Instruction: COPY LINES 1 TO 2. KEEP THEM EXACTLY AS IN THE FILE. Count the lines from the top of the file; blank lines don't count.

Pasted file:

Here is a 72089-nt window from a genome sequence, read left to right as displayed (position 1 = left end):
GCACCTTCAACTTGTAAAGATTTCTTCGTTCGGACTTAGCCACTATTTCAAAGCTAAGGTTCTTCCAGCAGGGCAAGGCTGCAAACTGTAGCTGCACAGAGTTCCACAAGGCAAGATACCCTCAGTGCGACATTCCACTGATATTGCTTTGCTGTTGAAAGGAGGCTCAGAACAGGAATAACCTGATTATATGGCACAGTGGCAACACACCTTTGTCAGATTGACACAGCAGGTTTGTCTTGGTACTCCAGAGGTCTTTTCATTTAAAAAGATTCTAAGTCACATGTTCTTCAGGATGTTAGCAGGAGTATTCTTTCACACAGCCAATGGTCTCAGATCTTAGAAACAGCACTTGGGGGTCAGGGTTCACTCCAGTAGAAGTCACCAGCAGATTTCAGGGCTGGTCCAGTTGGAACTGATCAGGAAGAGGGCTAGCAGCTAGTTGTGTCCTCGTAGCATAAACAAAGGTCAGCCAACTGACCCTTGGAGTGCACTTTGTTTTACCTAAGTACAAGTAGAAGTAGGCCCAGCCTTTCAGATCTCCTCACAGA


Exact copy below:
Here is a 72089-nt window from a genome sequence, read left to right as displayed (position 1 = left end):
GCACCTTCAACTTGTAAAGATTTCTTCGTTCGGACTTAGCCACTATTTCAAAGCTAAGGTTCTTCCAGCAGGGCAAGGCTGCAAACTGTAGCTGCACAGAGTTCCACAAGGCAAGATACCCTCAGTGCGACATTCCACTGATATTGCTTTGCTGTTGAAAGGAGGCTCAGAACAGGAATAACCTGATTATATGGCACAGTGGCAACACACCTTTGTCAGATTGACACAGCAGGTTTGTCTTGGTACTCCAGAGGTCTTTTCATTTAAAAAGATTCTAAGTCACATGTTCTTCAGGATGTTAGCAGGAGTATTCTTTCACACAGCCAATGGTCTCAGATCTTAGAAACAGCACTTGGGGGTCAGGGTTCACTCCAGTAGAAGTCACCAGCAGATTTCAGGGCTGGTCCAGTTGGAACTGATCAGGAAGAGGGCTAGCAGCTAGTTGTGTCCTCGTAGCATAAACAAAGGTCAGCCAACTGACCCTTGGAGTGCACTTTGTTTTACCTAAGTACAAGTAGAAGTAGGCCCAGCCTTTCAGATCTCCTCACAGA